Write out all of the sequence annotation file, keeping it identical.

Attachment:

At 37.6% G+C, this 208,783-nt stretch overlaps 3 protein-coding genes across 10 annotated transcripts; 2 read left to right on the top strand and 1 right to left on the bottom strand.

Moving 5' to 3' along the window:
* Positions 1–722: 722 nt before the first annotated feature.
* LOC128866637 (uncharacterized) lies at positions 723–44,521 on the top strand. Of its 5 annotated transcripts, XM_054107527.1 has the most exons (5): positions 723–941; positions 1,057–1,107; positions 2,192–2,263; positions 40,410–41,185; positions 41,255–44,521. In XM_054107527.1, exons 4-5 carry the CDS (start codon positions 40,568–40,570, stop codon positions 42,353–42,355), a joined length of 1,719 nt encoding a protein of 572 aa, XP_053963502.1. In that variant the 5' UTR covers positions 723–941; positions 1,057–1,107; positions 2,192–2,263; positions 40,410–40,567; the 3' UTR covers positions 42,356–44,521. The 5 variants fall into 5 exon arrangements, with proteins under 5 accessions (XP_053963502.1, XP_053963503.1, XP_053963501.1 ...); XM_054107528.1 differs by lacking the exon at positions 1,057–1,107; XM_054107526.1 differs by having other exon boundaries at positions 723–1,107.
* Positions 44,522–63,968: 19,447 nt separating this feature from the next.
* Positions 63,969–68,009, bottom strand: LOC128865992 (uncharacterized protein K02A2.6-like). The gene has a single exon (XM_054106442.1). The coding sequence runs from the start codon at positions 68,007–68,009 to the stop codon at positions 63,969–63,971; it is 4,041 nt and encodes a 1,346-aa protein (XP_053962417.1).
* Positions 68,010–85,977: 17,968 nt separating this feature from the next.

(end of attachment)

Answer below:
At 37.6% G+C, this 208,783-nt stretch overlaps 3 protein-coding genes across 10 annotated transcripts; 2 read left to right on the top strand and 1 right to left on the bottom strand.

Moving 5' to 3' along the window:
* Positions 1–722: 722 nt before the first annotated feature.
* LOC128866637 (uncharacterized) lies at positions 723–44,521 on the top strand. Of its 5 annotated transcripts, XM_054107527.1 has the most exons (5): positions 723–941; positions 1,057–1,107; positions 2,192–2,263; positions 40,410–41,185; positions 41,255–44,521. In XM_054107527.1, exons 4-5 carry the CDS (start codon positions 40,568–40,570, stop codon positions 42,353–42,355), a joined length of 1,719 nt encoding a protein of 572 aa, XP_053963502.1. In that variant the 5' UTR covers positions 723–941; positions 1,057–1,107; positions 2,192–2,263; positions 40,410–40,567; the 3' UTR covers positions 42,356–44,521. The 5 variants fall into 5 exon arrangements, with proteins under 5 accessions (XP_053963502.1, XP_053963503.1, XP_053963501.1 ...); XM_054107528.1 differs by lacking the exon at positions 1,057–1,107; XM_054107526.1 differs by having other exon boundaries at positions 723–1,107.
* Positions 44,522–63,968: 19,447 nt separating this feature from the next.
* Positions 63,969–68,009, bottom strand: LOC128865992 (uncharacterized protein K02A2.6-like). The gene has a single exon (XM_054106442.1). The coding sequence runs from the start codon at positions 68,007–68,009 to the stop codon at positions 63,969–63,971; it is 4,041 nt and encodes a 1,346-aa protein (XP_053962417.1).
* Positions 68,010–85,977: 17,968 nt separating this feature from the next.